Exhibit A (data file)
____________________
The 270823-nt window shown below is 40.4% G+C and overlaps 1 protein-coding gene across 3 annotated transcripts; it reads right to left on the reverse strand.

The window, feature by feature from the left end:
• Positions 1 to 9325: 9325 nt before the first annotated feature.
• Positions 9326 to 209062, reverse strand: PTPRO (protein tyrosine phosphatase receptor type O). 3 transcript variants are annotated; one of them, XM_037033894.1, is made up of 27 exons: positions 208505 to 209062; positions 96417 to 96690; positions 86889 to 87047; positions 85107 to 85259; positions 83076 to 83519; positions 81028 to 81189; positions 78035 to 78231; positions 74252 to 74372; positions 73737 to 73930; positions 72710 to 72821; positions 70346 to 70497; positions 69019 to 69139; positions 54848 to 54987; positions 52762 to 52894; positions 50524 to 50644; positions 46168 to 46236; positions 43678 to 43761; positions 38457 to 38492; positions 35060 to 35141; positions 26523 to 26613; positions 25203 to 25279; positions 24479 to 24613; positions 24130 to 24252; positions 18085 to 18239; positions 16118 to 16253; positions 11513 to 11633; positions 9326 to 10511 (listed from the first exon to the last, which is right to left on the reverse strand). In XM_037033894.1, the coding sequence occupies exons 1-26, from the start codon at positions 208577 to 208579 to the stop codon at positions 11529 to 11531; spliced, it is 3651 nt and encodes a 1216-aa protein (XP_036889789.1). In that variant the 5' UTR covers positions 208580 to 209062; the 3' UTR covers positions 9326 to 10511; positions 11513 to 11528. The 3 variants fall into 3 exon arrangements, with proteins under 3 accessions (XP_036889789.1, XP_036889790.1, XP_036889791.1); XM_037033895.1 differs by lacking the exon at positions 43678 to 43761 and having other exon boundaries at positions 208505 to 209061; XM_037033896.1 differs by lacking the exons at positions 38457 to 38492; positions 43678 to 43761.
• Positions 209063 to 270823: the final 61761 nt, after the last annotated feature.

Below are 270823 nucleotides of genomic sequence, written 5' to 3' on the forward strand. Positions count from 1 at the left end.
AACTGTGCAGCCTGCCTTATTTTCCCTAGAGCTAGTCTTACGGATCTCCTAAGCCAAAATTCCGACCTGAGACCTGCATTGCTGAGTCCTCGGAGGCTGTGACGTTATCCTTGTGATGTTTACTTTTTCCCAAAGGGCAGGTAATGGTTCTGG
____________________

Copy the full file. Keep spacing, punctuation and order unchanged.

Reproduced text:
The 270823-nt window shown below is 40.4% G+C and overlaps 1 protein-coding gene across 3 annotated transcripts; it reads right to left on the reverse strand.

The window, feature by feature from the left end:
• Positions 1 to 9325: 9325 nt before the first annotated feature.
• Positions 9326 to 209062, reverse strand: PTPRO (protein tyrosine phosphatase receptor type O). 3 transcript variants are annotated; one of them, XM_037033894.1, is made up of 27 exons: positions 208505 to 209062; positions 96417 to 96690; positions 86889 to 87047; positions 85107 to 85259; positions 83076 to 83519; positions 81028 to 81189; positions 78035 to 78231; positions 74252 to 74372; positions 73737 to 73930; positions 72710 to 72821; positions 70346 to 70497; positions 69019 to 69139; positions 54848 to 54987; positions 52762 to 52894; positions 50524 to 50644; positions 46168 to 46236; positions 43678 to 43761; positions 38457 to 38492; positions 35060 to 35141; positions 26523 to 26613; positions 25203 to 25279; positions 24479 to 24613; positions 24130 to 24252; positions 18085 to 18239; positions 16118 to 16253; positions 11513 to 11633; positions 9326 to 10511 (listed from the first exon to the last, which is right to left on the reverse strand). In XM_037033894.1, the coding sequence occupies exons 1-26, from the start codon at positions 208577 to 208579 to the stop codon at positions 11529 to 11531; spliced, it is 3651 nt and encodes a 1216-aa protein (XP_036889789.1). In that variant the 5' UTR covers positions 208580 to 209062; the 3' UTR covers positions 9326 to 10511; positions 11513 to 11528. The 3 variants fall into 3 exon arrangements, with proteins under 3 accessions (XP_036889789.1, XP_036889790.1, XP_036889791.1); XM_037033895.1 differs by lacking the exon at positions 43678 to 43761 and having other exon boundaries at positions 208505 to 209061; XM_037033896.1 differs by lacking the exons at positions 38457 to 38492; positions 43678 to 43761.
• Positions 209063 to 270823: the final 61761 nt, after the last annotated feature.

Below are 270823 nucleotides of genomic sequence, written 5' to 3' on the forward strand. Positions count from 1 at the left end.
AACTGTGCAGCCTGCCTTATTTTCCCTAGAGCTAGTCTTACGGATCTCCTAAGCCAAAATTCCGACCTGAGACCTGCATTGCTGAGTCCTCGGAGGCTGTGACGTTATCCTTGTGATGTTTACTTTTTCCCAAAGGGCAGGTAATGGTTCTGG